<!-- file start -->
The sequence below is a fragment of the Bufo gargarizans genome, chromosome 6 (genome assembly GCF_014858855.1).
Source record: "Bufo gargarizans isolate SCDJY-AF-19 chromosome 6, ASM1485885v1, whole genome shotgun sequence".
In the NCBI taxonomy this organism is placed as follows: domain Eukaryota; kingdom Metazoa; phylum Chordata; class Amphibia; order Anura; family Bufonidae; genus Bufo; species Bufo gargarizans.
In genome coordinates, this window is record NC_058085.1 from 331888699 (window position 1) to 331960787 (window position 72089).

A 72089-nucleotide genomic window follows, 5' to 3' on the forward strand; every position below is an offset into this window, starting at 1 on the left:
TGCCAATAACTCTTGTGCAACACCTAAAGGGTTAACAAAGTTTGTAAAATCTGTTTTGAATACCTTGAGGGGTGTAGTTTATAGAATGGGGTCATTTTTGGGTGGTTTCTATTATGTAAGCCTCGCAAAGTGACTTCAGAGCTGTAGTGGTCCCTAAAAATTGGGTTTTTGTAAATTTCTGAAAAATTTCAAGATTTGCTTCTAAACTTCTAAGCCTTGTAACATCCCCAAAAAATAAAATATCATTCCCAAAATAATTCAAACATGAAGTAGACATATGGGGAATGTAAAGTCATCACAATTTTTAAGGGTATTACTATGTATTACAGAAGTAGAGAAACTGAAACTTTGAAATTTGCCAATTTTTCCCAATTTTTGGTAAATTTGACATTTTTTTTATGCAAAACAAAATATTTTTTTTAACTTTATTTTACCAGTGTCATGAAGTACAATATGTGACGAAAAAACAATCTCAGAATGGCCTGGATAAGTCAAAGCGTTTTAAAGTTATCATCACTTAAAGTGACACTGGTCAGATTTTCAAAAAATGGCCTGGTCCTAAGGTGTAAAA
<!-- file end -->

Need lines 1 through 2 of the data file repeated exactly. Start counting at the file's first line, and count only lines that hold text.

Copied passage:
The sequence below is a fragment of the Bufo gargarizans genome, chromosome 6 (genome assembly GCF_014858855.1).
Source record: "Bufo gargarizans isolate SCDJY-AF-19 chromosome 6, ASM1485885v1, whole genome shotgun sequence".